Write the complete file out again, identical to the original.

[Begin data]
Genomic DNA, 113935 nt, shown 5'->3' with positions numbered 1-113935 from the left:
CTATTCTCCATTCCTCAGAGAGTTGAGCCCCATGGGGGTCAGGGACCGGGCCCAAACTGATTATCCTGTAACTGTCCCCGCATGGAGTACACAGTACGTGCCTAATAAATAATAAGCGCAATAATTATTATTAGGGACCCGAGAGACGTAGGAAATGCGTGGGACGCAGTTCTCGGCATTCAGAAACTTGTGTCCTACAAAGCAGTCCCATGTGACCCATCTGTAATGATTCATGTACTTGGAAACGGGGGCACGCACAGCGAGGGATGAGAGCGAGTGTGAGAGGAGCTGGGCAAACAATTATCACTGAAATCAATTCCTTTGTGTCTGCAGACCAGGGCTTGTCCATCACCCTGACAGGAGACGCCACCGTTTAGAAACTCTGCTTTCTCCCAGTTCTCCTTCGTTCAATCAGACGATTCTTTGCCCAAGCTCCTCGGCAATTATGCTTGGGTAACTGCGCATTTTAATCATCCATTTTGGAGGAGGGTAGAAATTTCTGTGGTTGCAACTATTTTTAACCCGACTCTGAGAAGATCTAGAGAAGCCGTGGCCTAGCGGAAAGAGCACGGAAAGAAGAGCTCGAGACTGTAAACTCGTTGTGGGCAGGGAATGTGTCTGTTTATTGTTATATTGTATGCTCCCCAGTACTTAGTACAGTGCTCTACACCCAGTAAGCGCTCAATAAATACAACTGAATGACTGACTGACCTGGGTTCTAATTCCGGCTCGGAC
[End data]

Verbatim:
Genomic DNA, 113935 nt, shown 5'->3' with positions numbered 1-113935 from the left:
CTATTCTCCATTCCTCAGAGAGTTGAGCCCCATGGGGGTCAGGGACCGGGCCCAAACTGATTATCCTGTAACTGTCCCCGCATGGAGTACACAGTACGTGCCTAATAAATAATAAGCGCAATAATTATTATTAGGGACCCGAGAGACGTAGGAAATGCGTGGGACGCAGTTCTCGGCATTCAGAAACTTGTGTCCTACAAAGCAGTCCCATGTGACCCATCTGTAATGATTCATGTACTTGGAAACGGGGGCACGCACAGCGAGGGATGAGAGCGAGTGTGAGAGGAGCTGGGCAAACAATTATCACTGAAATCAATTCCTTTGTGTCTGCAGACCAGGGCTTGTCCATCACCCTGACAGGAGACGCCACCGTTTAGAAACTCTGCTTTCTCCCAGTTCTCCTTCGTTCAATCAGACGATTCTTTGCCCAAGCTCCTCGGCAATTATGCTTGGGTAACTGCGCATTTTAATCATCCATTTTGGAGGAGGGTAGAAATTTCTGTGGTTGCAACTATTTTTAACCCGACTCTGAGAAGATCTAGAGAAGCCGTGGCCTAGCGGAAAGAGCACGGAAAGAAGAGCTCGAGACTGTAAACTCGTTGTGGGCAGGGAATGTGTCTGTTTATTGTTATATTGTATGCTCCCCAGTACTTAGTACAGTGCTCTACACCCAGTAAGCGCTCAATAAATACAACTGAATGACTGACTGACCTGGGTTCTAATTCCGGCTCGGAC